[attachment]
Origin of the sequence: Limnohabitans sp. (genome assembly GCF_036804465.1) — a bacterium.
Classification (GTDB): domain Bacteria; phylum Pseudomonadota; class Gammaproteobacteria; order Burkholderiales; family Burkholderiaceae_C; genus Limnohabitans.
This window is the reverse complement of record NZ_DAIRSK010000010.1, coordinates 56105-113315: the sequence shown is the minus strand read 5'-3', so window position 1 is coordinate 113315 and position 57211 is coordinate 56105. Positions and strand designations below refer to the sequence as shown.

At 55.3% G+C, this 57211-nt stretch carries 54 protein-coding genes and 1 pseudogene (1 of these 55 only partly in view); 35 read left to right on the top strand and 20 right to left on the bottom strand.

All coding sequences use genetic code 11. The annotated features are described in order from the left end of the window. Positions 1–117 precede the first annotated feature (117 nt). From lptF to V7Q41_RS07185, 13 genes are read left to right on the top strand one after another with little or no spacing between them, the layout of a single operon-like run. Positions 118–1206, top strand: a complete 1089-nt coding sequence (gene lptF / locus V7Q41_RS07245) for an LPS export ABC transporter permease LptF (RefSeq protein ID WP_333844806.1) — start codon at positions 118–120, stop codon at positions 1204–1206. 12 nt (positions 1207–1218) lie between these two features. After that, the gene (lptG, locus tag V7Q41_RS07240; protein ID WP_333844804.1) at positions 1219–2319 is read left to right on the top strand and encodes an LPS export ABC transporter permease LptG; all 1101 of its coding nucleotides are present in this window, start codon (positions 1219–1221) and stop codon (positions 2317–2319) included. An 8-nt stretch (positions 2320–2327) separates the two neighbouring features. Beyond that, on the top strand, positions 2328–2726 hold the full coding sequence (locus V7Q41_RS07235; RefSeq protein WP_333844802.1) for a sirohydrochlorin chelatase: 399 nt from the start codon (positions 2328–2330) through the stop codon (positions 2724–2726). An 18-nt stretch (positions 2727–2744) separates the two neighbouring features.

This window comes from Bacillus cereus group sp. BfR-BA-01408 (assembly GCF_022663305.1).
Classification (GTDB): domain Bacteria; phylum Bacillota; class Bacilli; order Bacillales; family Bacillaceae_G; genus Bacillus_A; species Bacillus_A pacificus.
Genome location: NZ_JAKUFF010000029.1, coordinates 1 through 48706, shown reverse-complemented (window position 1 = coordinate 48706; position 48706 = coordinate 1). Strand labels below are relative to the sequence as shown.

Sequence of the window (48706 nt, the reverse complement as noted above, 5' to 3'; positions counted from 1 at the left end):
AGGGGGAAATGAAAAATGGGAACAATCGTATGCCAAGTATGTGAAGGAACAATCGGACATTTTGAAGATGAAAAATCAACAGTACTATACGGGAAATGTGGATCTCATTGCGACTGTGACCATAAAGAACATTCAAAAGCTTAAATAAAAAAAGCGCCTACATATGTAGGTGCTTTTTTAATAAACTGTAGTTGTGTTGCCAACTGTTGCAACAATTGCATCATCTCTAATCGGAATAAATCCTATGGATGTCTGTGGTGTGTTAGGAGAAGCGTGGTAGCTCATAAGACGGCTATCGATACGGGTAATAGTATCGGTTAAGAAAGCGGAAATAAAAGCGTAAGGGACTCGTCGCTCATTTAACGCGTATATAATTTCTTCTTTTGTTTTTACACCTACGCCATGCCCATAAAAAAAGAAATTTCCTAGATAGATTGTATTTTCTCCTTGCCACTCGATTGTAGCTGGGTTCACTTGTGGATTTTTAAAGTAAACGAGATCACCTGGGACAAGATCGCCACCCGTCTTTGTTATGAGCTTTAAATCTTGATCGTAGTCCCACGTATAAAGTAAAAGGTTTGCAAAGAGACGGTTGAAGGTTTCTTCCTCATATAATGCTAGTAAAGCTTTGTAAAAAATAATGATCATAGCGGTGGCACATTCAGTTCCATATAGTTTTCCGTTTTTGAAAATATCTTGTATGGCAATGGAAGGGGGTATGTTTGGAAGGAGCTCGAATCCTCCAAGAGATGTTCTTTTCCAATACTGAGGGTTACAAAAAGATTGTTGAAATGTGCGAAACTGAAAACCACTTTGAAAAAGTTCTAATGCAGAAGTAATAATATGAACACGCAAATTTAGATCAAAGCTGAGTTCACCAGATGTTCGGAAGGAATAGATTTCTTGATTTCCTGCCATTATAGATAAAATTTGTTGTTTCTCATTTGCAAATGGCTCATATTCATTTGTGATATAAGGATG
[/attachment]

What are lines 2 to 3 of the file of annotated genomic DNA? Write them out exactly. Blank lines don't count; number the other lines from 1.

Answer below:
Classification (GTDB): domain Bacteria; phylum Pseudomonadota; class Gammaproteobacteria; order Burkholderiales; family Burkholderiaceae_C; genus Limnohabitans.
This window is the reverse complement of record NZ_DAIRSK010000010.1, coordinates 56105-113315: the sequence shown is the minus strand read 5'-3', so window position 1 is coordinate 113315 and position 57211 is coordinate 56105. Positions and strand designations below refer to the sequence as shown.